Author Topic: Conversion and the Return of our Humanity  (Read 1081 times)

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Offline Tamara

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Conversion and the Return of our Humanity
« on: February 02, 2007, 12:43:59 PM »
[from Fr. Stephen Freeman's blog on his reflections on the "Colloquium on the Orthodox Faith" held in Detroit this past week]

Conversion and the Return of our Humanity
Published January 31st, 2007    Orthodoxy , Conversion

My wife and I returned last night for Detroit, Michigan, having attended and been part of a Colloquium on the Orthodox Faith, aimed primarily at Episcopalians and Anglicans. We met a wonderful group of people and were struck by the quality of the conversation that took place.

I thought I would share a thought or two of my own from the conference (in the next weeks I’ll have links set up so that you can listen to any of the presentations). Ancient Faith Radio was kind enough to record the entire event.

One of the thoughts that I shared was that “we are all ‘cradle born’ Orthodox (I’m beginning to tire of the distinction between ‘cradle born’ and ‘convert.’ Everyone in the Christian faith must be a convert - and must be a convert as often as possible.

But I commented that “I was a ‘cradle born’ Orthodox who lived in schism from myself for 44 years.” In that sense I stated that I thought everyone was a ‘cradle born’ Orthodox, if this is indeed the Truth as found in Christ. We were not created for anything less than the Truth.

But living in schism from your true self is a great sin indeed. For me, it led to much and continued confusion. I was constantly being drawn in a direction that ran counter to what I was doing and made demands on me that I wanted to avoid. In short, this is simply the problem of being a human being pursued by God. And we are all human beings pursued by God.

I noted that Bishop Kallistos Ware not only said that “God became man so that man could become God,” but also that “God became man so that man could become man.” This I believe with all my heart and think is frequently more to the point. It is our willingness to live on something less than a human level that is the hallmark of our sin.

Conversion for me, means daily saying to God, “Here am I!” (to quote Scripture). It is as Cranmer’s Anaphora says, “And here we present unto Thee our selves, our souls and bodies, a reasonable and living sacrifice” (echoing St. Paul’s admonition in Romans 12).

We are not meant to live out of union with our heart, much less out of communion with God. I recently quoted Yeat’s The Second Coming.

In his poem he said:

The ceremony of innocence is drowned;
The best lack all conviction, while the worst
Are full of passionate intensity.

Those lines echoed in my mind as I thought about the journey I have made over the years. Continuingly losing innocence as I was initiated in the world of men, where lies and half-truths reign, where decisions are made for political expediency and you simply learn how to “get on.”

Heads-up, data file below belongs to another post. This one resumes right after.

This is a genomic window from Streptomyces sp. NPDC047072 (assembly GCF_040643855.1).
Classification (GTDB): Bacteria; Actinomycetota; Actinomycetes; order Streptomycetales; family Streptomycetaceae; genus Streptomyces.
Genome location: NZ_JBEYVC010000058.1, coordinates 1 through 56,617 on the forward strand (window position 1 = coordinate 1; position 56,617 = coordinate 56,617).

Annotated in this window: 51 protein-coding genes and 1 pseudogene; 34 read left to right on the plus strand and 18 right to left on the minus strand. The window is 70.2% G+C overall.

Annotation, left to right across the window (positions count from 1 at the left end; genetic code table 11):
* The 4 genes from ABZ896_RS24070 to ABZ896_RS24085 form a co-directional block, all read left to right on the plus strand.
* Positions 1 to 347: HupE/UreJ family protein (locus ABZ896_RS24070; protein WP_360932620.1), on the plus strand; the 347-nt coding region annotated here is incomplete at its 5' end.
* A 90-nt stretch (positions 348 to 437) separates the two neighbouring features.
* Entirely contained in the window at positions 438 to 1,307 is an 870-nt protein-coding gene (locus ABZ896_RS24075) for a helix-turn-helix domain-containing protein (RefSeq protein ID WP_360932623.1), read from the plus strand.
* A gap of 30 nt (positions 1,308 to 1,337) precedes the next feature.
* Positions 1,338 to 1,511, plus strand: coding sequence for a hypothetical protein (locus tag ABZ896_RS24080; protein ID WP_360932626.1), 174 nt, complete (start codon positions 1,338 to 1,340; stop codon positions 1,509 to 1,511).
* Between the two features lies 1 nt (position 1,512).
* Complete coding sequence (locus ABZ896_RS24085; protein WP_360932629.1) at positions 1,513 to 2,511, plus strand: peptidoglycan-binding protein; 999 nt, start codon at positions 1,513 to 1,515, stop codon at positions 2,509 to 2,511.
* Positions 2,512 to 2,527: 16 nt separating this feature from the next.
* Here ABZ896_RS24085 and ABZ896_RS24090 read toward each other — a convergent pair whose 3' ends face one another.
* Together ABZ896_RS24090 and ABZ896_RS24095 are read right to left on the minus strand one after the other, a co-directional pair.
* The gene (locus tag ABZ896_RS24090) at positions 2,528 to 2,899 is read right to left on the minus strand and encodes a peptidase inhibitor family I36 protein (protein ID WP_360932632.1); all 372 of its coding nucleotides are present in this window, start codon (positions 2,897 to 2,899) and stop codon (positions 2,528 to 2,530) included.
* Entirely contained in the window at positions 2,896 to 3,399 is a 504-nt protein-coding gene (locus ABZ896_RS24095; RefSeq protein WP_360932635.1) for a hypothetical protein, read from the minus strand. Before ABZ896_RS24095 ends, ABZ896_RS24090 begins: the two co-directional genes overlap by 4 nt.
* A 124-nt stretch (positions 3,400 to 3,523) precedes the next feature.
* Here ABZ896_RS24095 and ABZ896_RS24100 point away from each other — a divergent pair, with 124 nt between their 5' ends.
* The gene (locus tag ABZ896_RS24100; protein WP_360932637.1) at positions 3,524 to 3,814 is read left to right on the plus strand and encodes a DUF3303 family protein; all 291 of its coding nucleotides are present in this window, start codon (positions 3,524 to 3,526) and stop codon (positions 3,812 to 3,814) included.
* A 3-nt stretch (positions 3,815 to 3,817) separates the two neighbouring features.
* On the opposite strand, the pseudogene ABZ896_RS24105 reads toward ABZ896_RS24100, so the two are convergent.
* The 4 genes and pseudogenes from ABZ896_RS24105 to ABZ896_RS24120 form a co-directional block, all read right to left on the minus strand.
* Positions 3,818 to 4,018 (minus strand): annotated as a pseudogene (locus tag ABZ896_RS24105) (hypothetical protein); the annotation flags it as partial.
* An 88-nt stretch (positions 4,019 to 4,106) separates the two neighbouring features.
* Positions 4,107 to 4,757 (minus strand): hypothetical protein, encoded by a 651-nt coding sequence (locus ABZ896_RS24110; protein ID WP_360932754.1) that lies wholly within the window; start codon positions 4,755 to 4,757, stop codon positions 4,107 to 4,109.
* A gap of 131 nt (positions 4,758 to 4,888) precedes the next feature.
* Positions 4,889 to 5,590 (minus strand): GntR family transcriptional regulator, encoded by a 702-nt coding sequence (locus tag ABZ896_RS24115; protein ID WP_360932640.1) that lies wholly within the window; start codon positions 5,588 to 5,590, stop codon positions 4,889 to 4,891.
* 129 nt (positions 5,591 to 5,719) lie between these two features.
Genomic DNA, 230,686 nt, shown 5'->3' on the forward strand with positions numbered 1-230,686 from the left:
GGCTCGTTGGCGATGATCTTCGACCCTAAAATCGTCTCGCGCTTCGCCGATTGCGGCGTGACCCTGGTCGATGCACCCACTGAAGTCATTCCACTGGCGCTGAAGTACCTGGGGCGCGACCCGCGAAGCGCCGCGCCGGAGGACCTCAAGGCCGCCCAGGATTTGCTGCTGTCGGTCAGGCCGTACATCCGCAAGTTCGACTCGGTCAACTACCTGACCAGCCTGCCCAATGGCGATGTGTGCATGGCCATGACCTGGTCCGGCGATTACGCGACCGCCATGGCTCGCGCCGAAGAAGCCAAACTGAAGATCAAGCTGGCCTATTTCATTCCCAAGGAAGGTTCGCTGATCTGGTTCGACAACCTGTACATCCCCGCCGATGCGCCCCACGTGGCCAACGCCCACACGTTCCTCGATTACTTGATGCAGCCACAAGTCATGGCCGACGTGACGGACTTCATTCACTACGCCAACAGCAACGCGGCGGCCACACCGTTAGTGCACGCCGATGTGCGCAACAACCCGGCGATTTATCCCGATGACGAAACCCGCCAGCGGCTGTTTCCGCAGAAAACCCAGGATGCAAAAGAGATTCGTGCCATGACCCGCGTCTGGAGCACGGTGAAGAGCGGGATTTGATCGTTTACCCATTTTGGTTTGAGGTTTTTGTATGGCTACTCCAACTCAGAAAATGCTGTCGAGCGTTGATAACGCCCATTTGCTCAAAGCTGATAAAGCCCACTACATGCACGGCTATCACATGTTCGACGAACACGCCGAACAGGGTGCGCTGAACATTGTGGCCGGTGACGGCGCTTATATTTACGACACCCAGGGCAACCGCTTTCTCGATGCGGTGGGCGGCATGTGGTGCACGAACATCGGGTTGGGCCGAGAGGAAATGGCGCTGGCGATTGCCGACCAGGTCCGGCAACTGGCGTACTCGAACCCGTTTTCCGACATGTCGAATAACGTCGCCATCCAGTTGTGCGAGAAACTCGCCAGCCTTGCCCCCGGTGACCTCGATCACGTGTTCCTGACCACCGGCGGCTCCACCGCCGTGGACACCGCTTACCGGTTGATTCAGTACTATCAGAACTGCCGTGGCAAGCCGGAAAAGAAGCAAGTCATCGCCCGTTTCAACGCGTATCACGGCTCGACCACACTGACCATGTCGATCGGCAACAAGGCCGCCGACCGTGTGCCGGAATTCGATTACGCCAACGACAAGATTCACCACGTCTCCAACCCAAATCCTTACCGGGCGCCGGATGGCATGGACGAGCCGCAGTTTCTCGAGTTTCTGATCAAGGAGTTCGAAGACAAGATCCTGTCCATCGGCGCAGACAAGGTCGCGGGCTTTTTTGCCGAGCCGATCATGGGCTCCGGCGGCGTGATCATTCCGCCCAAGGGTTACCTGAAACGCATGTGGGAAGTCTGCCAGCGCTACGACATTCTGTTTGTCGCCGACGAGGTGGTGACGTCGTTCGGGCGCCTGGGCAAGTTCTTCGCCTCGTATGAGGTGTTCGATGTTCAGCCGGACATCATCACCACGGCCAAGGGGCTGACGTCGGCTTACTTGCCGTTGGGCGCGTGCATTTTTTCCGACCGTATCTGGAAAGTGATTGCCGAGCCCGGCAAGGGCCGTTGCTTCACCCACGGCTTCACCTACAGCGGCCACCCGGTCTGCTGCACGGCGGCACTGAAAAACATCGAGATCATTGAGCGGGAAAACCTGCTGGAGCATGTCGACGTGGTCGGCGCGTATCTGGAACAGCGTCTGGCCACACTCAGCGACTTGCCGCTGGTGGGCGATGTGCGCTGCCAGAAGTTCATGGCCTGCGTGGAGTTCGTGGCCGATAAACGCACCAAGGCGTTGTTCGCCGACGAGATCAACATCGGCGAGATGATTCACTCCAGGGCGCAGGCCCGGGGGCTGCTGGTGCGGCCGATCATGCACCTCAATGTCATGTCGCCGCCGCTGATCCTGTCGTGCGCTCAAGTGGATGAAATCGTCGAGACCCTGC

I saw that the “best” did lack all conviction and were willing to let the larger part of the Christian faith disappear, so long as the institution remained healthy (i.e. solvent).

And those of us who complained were brim-full of passionate intensity, constantly angry and losing our souls in the process.

The narrow path that came to me in the Orthodox faith, was the simple path of accepting that there really is a God Who has made Himself known in Christ Jesus, and that He established a Church which has faithfully maintained that living relationship in its fullness.

My conversion was a return to the cradle for which we were all born - the cradle of humanity - where God Himself can be found - having once lain there as the first true man. United with Him. heart to heart, I now meet real human beings on a regular basis, who have also taken up the cross of Christ’s humility and found it to be the way forward to the fullness of their humanity.

My last thoughts are that none of us should think about movement from some ecclesial body to Orthodoxy as moving from one “Church” to another. That’s the Protestant model and it misses the point. If there is a coming to Orthodoxy, it can only be because we are coming to God. The Church is about God, and only about God. Coming to anything else is to not discern the Body of Christ, and to still maintain the delusion that leaves us trapped in something less than the fullness of our humanity. To embrace the Orthodox way is to embrace a journey back to God, nothing less. God help me, I don’t want to forget that. Nor let others around me fail to hear that witness.